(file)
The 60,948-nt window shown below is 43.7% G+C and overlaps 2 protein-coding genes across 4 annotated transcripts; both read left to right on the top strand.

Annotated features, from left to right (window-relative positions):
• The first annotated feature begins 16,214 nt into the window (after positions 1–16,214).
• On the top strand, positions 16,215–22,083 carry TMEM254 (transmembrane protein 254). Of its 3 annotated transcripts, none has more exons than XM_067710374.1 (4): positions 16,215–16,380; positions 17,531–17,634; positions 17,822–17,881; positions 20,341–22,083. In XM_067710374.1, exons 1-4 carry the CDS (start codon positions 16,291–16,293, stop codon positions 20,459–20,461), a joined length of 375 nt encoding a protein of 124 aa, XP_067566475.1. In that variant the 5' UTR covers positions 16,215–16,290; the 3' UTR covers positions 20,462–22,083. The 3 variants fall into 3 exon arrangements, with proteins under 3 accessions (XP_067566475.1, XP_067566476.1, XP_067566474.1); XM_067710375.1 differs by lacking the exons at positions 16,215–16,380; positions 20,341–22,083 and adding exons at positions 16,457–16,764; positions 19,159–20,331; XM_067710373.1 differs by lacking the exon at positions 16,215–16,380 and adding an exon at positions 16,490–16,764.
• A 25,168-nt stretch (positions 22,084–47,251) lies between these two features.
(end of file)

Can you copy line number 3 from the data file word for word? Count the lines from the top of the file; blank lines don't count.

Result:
• The first annotated feature begins 16,214 nt into the window (after positions 1–16,214).